Seattle Symphony audience learns to expect the unexpected with performances of Tchaikovsky and Beethoven

United StatesUnited States Tchaikovsky, Beethoven: Ray Chen (violin), Seattle Symphony Orchestra / Ludovic Morlot (conductor). Benaroya Hall, Seattle, 6.11.2021. (ZC)

Ray Chen (violin), Ludovic Morlot (conductor)  and the Seattle Symphony Orchestra (c) James Holt

Tchaikovsky – Violin Concerto in D major, Op.35

Beethoven – Symphony No.3 in E flat major, Op.55 (‘Eroica’)

The Seattle Symphony is almost two months into the 2021/2022 season, and audiences are slowly returning to Benaroya Hall, navigating a new world of vaccine mandates and masking requirements. As part of that new normal, we have come to expect the unexpected: visa backlogs have scrambled schedules for guest artists, and conductors, including our own Thomas Dausgaard, have been stranded abroad. This week, Michael Sanderling was supposed to conduct Shostakovich’s Symphony No.11 and Tchaikovsky’s Violin Concerto with soloist Ray Chen. Sanderling is considered a Shostakovich specialist, and his recent traversal of the complete symphonies with Sony bears this out.

But Sanderling had visa troubles and never made it to Seattle. Fortunately, Conductor Emeritus Ludovic Morlot was available to fill in. The orchestra managed one performance of the original program on 4 November, most memorably with Chen and concertmaster Noah Geller switching instruments mid-Tchaikovsky due to a string break. But an unexpected personnel hiccup forced Morlot and the orchestra to make another change hours before this concert, replacing the Shostakovich with Beethoven’s ‘Eroica’ Symphony. With no time to rehearse, the orchestra would need to perform the piece cold, relying on muscle memory and years spent beside their former maestro.

Before the ‘Eroica’, Ray Chen joined the orchestra for Tchaikovsky’s Violin Concerto, a venerable masterpiece for orchestra and soloist. Chen’s virtuosic skill, silky tone and mastery of phrasing is exactly what you want for the piece, and Morlot knows how to shape an orchestra’s sound to complement a soloist.  Nevertheless, the spectacle that I had expected with a concerto of this magnitude was missing for me. Could it be the Tchaikovsky is played out and a tad too old-fashioned for 2021? I wonder how Chen would fare in something less routine – Bartók, Shostakovich, Ligeti, MacMillan or even Francisco Coll’s newer concerto would do. Any of these would have showcased Chen’s virtuosity, challenged the audience and set up the program’s original second half Shostakovich or the Beethoven replacement as well.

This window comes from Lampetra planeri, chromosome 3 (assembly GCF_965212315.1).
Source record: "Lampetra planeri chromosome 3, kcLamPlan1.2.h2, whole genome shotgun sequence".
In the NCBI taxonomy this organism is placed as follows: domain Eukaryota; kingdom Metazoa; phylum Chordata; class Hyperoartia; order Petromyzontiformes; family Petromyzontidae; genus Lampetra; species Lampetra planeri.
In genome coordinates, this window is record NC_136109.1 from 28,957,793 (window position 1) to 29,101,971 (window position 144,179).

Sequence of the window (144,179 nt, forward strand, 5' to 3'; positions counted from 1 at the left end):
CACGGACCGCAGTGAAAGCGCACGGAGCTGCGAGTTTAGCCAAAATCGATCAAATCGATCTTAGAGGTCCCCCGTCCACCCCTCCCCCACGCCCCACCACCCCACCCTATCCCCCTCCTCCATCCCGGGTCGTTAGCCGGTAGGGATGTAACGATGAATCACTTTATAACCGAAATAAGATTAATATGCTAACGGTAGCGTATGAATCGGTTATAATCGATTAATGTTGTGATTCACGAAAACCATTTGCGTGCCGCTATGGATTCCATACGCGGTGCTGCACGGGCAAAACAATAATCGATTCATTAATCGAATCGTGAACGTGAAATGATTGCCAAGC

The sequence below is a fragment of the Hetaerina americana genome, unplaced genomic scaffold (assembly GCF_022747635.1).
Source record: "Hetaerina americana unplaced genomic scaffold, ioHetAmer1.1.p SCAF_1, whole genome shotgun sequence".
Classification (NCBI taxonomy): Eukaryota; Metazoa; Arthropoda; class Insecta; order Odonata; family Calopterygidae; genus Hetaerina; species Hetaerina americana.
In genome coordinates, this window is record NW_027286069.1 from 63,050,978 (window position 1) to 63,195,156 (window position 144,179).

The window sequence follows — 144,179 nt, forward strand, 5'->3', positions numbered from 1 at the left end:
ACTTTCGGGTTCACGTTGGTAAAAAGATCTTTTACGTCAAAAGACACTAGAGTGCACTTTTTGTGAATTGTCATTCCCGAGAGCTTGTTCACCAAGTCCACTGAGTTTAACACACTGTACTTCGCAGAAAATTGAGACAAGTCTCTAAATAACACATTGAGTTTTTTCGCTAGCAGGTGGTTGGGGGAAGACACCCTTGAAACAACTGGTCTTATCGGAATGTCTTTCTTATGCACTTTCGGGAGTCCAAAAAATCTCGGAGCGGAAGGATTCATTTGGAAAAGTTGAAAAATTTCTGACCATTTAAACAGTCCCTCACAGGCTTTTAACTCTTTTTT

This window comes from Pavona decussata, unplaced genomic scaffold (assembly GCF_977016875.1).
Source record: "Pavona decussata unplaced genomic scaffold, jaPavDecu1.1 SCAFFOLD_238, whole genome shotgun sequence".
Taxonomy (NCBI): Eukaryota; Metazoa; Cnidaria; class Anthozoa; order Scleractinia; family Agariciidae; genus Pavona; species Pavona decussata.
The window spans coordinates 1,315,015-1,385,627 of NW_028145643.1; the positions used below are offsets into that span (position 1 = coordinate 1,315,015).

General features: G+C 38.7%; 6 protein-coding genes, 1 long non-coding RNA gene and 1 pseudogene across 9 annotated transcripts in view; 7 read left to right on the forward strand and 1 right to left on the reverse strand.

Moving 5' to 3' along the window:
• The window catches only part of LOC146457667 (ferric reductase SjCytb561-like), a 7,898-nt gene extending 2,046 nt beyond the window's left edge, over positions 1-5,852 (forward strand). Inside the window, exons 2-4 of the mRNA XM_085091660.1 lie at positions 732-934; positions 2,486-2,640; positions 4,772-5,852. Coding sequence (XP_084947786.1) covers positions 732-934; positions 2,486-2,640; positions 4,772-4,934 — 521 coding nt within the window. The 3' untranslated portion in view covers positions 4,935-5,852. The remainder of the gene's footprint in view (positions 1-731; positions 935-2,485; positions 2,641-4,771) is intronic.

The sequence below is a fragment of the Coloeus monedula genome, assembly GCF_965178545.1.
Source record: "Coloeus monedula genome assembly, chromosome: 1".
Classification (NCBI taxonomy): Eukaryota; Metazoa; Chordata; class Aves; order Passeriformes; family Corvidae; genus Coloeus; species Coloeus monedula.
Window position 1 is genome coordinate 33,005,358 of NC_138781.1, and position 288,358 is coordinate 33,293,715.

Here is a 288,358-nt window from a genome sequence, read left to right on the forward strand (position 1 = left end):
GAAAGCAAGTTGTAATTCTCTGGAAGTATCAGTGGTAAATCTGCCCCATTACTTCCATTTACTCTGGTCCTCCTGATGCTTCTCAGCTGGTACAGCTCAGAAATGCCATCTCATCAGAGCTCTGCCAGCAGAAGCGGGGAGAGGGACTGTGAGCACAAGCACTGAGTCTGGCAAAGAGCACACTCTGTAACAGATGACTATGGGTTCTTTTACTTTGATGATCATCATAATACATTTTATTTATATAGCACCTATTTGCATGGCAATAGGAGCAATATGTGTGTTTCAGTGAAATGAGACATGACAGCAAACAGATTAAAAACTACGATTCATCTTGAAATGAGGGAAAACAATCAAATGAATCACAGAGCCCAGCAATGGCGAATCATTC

In general, Morlot is not my favorite conductor of Beethoven: his interpretation and execution can come across as too neat and tidy. However, this isn’t always the case. Of all the Beethoven symphonies Morlot has conducted with the Seattle Symphony, the most effective performance, at least to my ears, came in 2010 when he stepped in at the last minute to lead the orchestra in a rugged, profoundly passionate Symphony No.5.

That was until this ‘Eroica’. Beethoven’s big leap forward from the classical style, as it was known, is not an easy piece to love or perform. It is a bit long, unbalanced, rambles through too many ideas, and can feel disconnected from movement to movement. Back in 2011, the first time Morlot conducted this work in Seattle, the performance was cool and crisp. But this one, almost exactly 10 years later, was the opposite and much better.

The musicians attacked the work with abandon. The low strings powered the performance, winds bubbled above the fray and French horns gleamed, especially in the third movement. All the while, musicians and conductor were making sense of Beethoven’s disjoined ideas in real time, giving it a freshness and musical salience that cannot be achieved in rehearsal. Even though the it was unpolished, it pulsed with all of the musical possibilities Beethoven flung upon the world when the ‘Eroica’ was debuted in 1805.

So much of the music we experience is sanitized to the point of being a meaningless artistic expression. With their visceral performance of Beethoven’s ‘Eroica’ Symphony, Seattle musicians and their conductor demonstrated the enduring power music can have in the right circumstances. I hope the lucky audience will remember this experience for a long time to come.

Zach Carstensen

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